The feast day of St. Martin of Tours is celebrated on November 11. He is the patron saint of soldiers and beggars.
St. Martin was born in 315 in Pannonia, a Roman Province. Martin’s father was an army officer. Secretly he became a catechumen (a student preparing to become Catholic) at the age of ten. He longed to be a monk so that he could be alone with God in prayer. He was forced to join the army at the age of 15 before he had been baptized. His job was to protect the emperor. He became an officer and was assigned garrison duty in Gaul.
He is portrayed in art helping a beggar who was freezing cold and in need of help. Martin removed his cloak, cut it in half with his sword and gave one half to the beggar. That night, Martin had a dream in which Jesus was wearing his cloak. The dream inspired Martin to immediately seek baptism. He was eighteen years old. Two years after his baptism Martin refused to fight any longer, saying,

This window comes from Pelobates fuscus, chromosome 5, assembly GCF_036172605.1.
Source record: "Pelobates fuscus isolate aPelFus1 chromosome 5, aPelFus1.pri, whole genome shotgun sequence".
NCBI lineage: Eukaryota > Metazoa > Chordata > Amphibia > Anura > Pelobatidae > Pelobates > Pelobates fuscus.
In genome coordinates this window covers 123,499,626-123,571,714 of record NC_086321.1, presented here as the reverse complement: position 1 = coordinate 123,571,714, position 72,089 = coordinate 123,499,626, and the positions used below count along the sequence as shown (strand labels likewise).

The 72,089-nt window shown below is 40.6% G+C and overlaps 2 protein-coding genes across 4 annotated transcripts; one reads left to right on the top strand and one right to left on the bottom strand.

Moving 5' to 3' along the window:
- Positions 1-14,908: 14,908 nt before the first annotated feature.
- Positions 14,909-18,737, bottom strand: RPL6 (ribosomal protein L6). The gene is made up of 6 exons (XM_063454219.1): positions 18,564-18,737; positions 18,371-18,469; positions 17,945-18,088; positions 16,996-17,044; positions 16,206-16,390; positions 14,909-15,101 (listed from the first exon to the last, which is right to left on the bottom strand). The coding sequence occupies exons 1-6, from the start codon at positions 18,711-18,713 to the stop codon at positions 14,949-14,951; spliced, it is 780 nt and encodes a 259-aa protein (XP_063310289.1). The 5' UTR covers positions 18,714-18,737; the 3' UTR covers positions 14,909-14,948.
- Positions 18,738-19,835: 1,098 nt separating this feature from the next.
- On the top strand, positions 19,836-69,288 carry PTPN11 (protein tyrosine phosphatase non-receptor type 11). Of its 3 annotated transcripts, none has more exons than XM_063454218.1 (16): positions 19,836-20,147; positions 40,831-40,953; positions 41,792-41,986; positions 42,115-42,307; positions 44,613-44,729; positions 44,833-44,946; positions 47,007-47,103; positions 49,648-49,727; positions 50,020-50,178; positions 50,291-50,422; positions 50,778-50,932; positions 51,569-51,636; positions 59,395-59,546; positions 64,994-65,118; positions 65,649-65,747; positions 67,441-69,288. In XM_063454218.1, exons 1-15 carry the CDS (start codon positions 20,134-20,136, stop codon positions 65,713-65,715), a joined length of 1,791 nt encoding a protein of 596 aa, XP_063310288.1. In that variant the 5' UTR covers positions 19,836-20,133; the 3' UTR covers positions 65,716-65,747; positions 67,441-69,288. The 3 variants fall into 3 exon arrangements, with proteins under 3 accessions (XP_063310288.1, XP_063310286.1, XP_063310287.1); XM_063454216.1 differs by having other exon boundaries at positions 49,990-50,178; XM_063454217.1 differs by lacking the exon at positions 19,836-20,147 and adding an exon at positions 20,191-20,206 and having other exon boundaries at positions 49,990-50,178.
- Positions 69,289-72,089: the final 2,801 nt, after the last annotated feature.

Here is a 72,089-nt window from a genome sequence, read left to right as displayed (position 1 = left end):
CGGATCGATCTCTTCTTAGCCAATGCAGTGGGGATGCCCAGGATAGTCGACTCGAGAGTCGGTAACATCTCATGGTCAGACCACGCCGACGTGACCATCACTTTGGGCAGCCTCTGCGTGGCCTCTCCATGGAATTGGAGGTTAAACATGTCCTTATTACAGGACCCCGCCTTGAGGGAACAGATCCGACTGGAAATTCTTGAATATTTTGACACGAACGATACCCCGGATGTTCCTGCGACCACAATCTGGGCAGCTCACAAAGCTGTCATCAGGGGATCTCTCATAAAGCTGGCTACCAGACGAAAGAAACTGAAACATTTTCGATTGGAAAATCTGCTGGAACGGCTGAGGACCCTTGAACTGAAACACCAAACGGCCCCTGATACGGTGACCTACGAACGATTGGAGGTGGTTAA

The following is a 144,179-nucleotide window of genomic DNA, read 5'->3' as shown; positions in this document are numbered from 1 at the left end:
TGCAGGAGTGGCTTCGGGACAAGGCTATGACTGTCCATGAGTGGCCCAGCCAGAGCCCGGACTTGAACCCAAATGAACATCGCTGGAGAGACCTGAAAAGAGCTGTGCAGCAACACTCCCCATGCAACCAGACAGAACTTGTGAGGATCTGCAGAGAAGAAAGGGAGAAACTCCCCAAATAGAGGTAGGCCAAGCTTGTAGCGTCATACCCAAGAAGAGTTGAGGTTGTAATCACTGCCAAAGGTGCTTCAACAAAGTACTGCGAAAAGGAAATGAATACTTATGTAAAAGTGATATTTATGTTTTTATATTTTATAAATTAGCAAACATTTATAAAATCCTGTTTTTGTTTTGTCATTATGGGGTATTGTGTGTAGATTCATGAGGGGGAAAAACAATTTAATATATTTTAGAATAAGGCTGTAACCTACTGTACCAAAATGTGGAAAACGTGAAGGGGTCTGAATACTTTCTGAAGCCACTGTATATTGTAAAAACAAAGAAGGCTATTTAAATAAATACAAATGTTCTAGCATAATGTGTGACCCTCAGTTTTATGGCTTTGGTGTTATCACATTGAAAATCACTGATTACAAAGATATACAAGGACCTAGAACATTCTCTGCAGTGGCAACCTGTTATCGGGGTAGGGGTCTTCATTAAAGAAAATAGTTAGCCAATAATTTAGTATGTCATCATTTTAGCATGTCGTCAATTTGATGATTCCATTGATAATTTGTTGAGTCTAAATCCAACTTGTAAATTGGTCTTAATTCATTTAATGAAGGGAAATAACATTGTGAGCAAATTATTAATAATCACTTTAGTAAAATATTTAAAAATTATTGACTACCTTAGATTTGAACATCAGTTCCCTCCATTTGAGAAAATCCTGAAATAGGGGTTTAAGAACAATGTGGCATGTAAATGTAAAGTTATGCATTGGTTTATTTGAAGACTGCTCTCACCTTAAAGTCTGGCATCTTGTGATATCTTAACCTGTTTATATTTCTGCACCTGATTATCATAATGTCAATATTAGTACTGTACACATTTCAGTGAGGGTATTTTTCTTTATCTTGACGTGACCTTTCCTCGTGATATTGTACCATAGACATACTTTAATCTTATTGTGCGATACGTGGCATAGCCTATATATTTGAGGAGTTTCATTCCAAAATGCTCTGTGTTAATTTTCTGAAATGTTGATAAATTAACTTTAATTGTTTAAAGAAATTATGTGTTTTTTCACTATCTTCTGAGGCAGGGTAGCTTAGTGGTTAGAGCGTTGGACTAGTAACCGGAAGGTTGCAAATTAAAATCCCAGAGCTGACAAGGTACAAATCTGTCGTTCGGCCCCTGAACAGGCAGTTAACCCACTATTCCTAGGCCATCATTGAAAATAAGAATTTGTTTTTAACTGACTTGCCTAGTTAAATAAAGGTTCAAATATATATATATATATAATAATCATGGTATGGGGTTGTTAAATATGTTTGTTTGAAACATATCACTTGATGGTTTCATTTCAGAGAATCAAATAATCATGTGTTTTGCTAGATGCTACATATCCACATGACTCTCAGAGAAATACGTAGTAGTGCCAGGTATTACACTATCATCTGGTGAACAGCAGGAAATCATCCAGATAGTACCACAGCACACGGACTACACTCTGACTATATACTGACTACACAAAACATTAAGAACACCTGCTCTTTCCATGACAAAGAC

I have served you as a soldier, now let me serve Christ.”
Martin was eventually ordained an exorcist. He was chosen as the Bishop of Tours because of his holiness. Martin lived outside the city because of his need for solitude.
St. Martin was known for his miracles and his compassion. St. Martin died on Nov. 8 and was buried at his request in the Cemetery of the Poor. Near the time of his death, St. Martin prayed the following prayer:
“Lord, if your people still need me, I do not refuse the work. Thy will be done.”
Quote of St. Martin of Tours
November is the Month of the Holy Souls